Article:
Unite to Face Addiction: Beyond the Concert

Hazelden Betty Ford Institute for Recovery Advocacy

The Hazelden Betty Ford Institute for Recovery Advocacy was grateful to host and participate in a number of exciting events sandwiched around the historic "Unite to Face Addiction" concert held on Oct. 4 in Washington, DC.

Feel free to jump right to some picture albums, courtesy of DC photographer Victoria Milko. Or read on for an event-by-event recap.

The long weekend started with the Fed Up Rally on Oct. 3, which drew almost 3,000 to the National Mall to call for solutions to the opioid crisis that is killing hundreds of Americans every week. We co-sponsored the event, which is organized annually by the Minnesota-based Steve Rummler Hope Foundation. It featured a number of great speakers, including Hazelden Betty Ford Foundation Chief Medical Officer Marvin D. Seppala, M.D., and Police Chief Leonard Campanello from Gloucester, Mass., among many others. Campanello has gained well-deserved national attention for offering treatment, rather than handcuffs, to people who turn in their drugs at his station.



On the evening of Oct. 3, hundreds also attended a Unite to Face Addiction All-Star Comedy Benefit, "A Tribute to Lost Laughs," featuring hilarious turns by popular comics Bill Burr, Tom Papa, Tig Notaro, Nick DiPaolo, Jesse Joyce, Gary Owens and Mark Lundholm.

The next day, prior to the big Unite to Face Addiction concert, more than 500 people attended a rousing Pre-Concert Pep Rally we hosted with our friends from Minnesota Recovery Connection (MRC). The event featured a number of inspiring speakers who pumped up the standing-room-only crowd for the concert to come. My colleague William Moyers also was recognized for his important and longtime contributions to recovery advocacy. The enthusiastic rally was captured on video. You can watch William's recognition and subsequent speech or view the entire event. More photographs are here.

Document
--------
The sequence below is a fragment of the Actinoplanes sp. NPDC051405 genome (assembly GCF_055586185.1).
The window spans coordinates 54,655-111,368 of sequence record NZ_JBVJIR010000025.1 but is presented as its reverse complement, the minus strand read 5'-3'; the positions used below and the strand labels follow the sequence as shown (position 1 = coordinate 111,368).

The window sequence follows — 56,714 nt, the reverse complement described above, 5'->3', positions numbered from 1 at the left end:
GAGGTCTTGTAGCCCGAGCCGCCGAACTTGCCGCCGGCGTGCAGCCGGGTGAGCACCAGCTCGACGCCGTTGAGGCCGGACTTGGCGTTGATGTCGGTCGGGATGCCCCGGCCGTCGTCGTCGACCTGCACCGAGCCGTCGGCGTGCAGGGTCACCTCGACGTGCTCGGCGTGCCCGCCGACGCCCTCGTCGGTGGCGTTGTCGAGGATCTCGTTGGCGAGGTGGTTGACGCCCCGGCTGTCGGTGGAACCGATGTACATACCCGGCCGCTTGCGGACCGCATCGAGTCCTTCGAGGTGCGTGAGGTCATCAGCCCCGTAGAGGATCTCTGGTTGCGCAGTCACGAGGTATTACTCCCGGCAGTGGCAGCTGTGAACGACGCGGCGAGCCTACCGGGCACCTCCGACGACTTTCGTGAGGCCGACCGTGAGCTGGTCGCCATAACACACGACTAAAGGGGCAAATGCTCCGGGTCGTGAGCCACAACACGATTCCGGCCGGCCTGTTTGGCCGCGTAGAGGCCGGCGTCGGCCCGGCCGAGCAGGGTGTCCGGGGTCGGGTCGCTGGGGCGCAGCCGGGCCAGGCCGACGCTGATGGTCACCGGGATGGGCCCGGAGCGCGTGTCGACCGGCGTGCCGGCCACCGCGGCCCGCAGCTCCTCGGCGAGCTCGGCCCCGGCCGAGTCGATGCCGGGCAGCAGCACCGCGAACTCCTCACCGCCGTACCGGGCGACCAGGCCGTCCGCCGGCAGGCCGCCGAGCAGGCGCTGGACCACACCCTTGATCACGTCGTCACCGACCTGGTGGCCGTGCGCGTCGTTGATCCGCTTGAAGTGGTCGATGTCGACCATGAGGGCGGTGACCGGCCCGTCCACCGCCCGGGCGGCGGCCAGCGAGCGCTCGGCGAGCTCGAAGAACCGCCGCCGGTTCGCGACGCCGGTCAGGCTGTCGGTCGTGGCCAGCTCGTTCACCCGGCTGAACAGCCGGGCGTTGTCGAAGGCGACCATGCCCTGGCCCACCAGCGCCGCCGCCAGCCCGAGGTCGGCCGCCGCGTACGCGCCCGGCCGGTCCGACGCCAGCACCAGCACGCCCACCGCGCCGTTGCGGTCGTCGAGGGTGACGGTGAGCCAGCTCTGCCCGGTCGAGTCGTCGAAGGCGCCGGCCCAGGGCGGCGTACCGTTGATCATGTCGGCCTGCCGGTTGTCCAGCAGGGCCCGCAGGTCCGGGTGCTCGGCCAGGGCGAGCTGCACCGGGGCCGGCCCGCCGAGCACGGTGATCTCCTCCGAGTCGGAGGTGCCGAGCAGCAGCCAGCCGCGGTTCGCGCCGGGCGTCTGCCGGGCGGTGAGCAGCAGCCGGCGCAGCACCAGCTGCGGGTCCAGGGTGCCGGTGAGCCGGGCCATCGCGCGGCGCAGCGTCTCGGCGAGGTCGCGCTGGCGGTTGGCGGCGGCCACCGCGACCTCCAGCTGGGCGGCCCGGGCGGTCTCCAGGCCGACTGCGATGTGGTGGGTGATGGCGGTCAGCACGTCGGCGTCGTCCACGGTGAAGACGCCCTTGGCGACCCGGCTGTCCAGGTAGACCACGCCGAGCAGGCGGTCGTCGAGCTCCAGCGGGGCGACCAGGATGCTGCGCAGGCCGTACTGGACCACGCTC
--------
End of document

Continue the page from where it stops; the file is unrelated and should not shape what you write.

Recovery 2.0 founder Tommy Rosen, one of the speakers at our pep rally, echoed the thoughts of many in an email to his clients and friends:

"Earlier that day, I spoke at the Hazelden Betty Ford Foundation gathering….There are no words to describe the feeling. … WOW! The thought I had was, ‘Well, Tommy, you couldn’t have written this into the script.’”

The morning after the concert—Monday, Oct. 5—the Institute for Recovery Advocacy sponsored an Advocacy Day Breakfast for more than 500 who participated in advocacy efforts on Capitol Hill. The advocates, representing more than 40 states, asked their Members of Congress to cosponsor the Comprehensive Addiction and Recovery Act  (CARA) (S. 524/HR 953), the REDEEM Act (S. 675/HR 1672) and cosign a letter to the Administration regarding enforcement and implementation of the Mental Health Parity and Addiction Equity Act (MHPAEA). It marked the largest advocacy presence in the halls of Congress ever on addiction prevention, treatment and recovery issues. 

Nick Motu, vice president of our Institute for Recovery Advocacy, kicked off the huge effort with opening remarks.

Nick also co-wrote an op-ed piece published by The Hill, one of the top political websites in Washington, which previewed our final event of the trip by calling for expanded education of prescribers on opioids and addiction.  Almost 200 people filled a room in the U.S. Capitol Visitor Center on Oct. 6 for that final symposium entitled Preparing Prescribers to Confront the Opioid Crisis. The event, co-hosted by the National Council for Behavioral Health and integrated into its annual Hill Day event, provided a forum for addressing the opioid epidemic through expanded and improved education for doctors and other prescribers.

The U.S. Senate and House Prescription Drug Abuse Caucuses were honorary co-hosts. With Former Congresswoman Mary Bono as moderator, the speakers included White House Office of National Drug Control Policy Director Michael Botticelli; U.S. Sens. Joe Manchin, Shelley Moore-Capito, Kelly Ayotte and Ed Markey; Dr. Mehmet Oz, host of The Dr. Oz Show; actress and advocate Mackenzie Phillips; our Dr. Seppala; Kentucky state Rep. John Tilley and Mayo Clinic’s Jeannie Sperry, PhD. The 90-min event also was captured on video. You can watch edited highlights or the entire event. And, once again, more pictures are here.


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Jeremiah Gardner, Mgr of Public Affairs and AdvocacyJeremiah Gardner, manager of public affairs and advocacy at the Hazelden Betty Ford Foundation, is a person in long-term recovery with a master's degree in addiction studies and a background in journalism, public affairs, business and music.

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